It took a year and half of intense discussions before the name of “Cindy” first came up. “Cindy” ‏(or, in her underground code name, Bilharzia Unterwasser − R.D.‏) was the only natural-blonde agent who was able both to speak English without a Ramat Hahayal accent and did not espouse the ideology of Ramat Migron. The plotters planned to infiltrate her into Bossman’s field of vision, below the radar of the lady, in one of the following ways: as an interviewer for the freebie Israel Hayom or Channel 1 state TV who, during the interview, would supposedly lose a pen under the table; as an admiring U.S. Republican who presses close to shake Bossman’s hand after his speech before Congress, and falls into his arms with the pretext of having broken the heel of her shoe; as a flight attendant who accidentally spills juice on him, thus making him feel a sense of deja vu; or as an Evangelist in a Gog-and-Magog mission who wants to shake Bossman’s hand after becoming convinced that he is the reincarnation of Churchill.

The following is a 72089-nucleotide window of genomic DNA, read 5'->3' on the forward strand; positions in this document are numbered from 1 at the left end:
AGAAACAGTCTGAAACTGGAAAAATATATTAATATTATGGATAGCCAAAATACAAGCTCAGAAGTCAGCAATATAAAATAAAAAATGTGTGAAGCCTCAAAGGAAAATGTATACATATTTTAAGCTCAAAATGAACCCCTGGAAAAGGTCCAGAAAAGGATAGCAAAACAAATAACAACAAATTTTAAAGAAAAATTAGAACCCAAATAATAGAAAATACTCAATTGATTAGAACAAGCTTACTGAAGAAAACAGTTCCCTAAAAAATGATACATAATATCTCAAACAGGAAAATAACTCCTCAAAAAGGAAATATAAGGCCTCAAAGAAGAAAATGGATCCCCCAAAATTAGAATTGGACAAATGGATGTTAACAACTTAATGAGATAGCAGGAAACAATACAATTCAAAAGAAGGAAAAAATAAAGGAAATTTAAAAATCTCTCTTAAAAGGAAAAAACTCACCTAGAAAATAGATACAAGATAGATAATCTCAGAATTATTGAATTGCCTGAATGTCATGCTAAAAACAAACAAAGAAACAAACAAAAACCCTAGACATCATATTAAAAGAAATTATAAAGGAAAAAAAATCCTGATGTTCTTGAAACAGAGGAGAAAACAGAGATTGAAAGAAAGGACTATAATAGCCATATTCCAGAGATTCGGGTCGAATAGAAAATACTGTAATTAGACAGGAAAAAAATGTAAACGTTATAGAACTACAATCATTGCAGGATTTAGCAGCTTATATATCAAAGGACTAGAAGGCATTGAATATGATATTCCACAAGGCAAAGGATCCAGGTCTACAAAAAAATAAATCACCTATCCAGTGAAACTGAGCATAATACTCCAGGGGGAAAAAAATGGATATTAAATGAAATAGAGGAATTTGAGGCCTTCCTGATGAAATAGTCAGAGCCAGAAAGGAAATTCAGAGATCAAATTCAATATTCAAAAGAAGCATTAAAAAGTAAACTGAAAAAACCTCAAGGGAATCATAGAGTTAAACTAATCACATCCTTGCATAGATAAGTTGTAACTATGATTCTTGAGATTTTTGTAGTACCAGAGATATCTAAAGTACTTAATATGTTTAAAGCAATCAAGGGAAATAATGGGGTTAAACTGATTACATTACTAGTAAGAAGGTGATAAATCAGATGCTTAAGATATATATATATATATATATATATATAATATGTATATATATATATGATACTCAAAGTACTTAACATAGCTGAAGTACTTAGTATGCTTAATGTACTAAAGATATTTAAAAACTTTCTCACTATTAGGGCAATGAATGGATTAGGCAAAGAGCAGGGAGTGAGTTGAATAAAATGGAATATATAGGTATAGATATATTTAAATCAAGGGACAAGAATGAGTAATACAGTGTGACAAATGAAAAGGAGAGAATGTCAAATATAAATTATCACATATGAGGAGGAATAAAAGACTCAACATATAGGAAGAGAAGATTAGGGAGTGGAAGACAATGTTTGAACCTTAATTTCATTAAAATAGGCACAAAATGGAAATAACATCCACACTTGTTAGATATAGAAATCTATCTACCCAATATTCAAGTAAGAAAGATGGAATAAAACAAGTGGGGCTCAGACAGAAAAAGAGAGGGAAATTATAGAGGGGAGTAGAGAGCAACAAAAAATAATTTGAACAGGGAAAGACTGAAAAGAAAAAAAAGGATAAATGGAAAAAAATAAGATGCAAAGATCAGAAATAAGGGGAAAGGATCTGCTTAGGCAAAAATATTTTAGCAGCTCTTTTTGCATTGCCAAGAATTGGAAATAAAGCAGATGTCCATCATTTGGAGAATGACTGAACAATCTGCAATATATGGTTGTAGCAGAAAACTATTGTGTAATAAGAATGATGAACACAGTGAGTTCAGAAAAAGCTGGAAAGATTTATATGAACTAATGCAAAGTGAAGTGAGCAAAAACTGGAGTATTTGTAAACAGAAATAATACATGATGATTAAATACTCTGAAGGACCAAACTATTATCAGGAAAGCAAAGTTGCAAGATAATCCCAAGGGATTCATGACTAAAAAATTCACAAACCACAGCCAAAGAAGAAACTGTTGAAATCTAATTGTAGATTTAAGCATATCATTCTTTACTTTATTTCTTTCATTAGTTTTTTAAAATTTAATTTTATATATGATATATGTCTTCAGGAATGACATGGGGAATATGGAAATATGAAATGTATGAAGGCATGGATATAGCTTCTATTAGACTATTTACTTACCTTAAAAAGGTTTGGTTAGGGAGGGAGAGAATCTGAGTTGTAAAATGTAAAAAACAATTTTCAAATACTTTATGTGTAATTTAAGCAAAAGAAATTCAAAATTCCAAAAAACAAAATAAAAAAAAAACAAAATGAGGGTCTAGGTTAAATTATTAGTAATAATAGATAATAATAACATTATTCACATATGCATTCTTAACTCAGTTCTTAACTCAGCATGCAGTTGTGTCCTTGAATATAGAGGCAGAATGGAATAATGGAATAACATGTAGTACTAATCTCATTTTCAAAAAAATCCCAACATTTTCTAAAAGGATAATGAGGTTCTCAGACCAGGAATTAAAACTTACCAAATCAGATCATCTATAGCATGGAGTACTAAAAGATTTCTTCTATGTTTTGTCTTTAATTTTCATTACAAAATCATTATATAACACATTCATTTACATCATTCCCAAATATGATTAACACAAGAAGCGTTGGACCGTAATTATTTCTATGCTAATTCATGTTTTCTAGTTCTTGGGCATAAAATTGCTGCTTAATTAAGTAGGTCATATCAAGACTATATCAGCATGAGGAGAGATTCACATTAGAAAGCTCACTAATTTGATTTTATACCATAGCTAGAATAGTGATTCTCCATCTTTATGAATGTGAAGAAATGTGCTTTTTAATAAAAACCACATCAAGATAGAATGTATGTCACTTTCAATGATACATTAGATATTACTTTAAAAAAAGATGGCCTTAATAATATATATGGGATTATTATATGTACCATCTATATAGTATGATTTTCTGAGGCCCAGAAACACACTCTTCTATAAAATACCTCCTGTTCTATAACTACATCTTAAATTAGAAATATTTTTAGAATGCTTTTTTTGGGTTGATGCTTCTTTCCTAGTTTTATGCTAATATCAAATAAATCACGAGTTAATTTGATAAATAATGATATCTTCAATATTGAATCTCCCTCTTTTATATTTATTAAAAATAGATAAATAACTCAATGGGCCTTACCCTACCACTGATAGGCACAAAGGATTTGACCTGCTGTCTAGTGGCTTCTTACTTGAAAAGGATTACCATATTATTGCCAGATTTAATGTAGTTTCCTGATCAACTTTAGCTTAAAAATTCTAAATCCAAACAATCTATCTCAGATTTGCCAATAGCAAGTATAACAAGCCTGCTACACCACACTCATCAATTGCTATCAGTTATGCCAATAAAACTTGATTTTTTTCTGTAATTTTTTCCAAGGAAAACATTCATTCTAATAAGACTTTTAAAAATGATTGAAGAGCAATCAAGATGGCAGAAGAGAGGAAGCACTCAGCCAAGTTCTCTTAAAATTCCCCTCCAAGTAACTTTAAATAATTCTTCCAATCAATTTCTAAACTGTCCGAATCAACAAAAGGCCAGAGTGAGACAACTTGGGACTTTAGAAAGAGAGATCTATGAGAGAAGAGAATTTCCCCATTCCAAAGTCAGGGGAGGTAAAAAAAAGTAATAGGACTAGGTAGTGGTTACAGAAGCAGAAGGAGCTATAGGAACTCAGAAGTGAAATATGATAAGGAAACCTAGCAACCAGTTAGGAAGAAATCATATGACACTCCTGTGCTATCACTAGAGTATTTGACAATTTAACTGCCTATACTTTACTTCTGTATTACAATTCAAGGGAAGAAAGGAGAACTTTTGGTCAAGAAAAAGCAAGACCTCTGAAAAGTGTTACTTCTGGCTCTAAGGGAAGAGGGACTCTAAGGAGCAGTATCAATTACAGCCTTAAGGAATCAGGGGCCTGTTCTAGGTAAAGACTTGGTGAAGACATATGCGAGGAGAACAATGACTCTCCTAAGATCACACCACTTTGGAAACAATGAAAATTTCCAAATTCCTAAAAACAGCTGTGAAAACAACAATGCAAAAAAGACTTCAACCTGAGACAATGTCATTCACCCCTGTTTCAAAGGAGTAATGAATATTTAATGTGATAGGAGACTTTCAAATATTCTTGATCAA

That very night the phone rang in “Cindy’s” house.

Whatever could go wrong went wildly wrong in Operation Valkyra. The meek N. cracked and spilled the goods to the lady in a fit of tears; “Cindy’s” cover was blown and the “Evangelist” was struck on the head by an object that flew at her from the direction of the door; and a mysterious hand locked Bossman in his room for three days under the pretext of “a cold.”

The treachery of the group of five was exposed and their punishment was terrible: Some say they were trussed on strings of a piano; others that they were hung on butchers’ hooks in the Mahane Yehuda market; while according to others, they were even fired. In any event, no one has seen them since. At the end of this holiday season, along with the whole country, we can only wonder “what if.”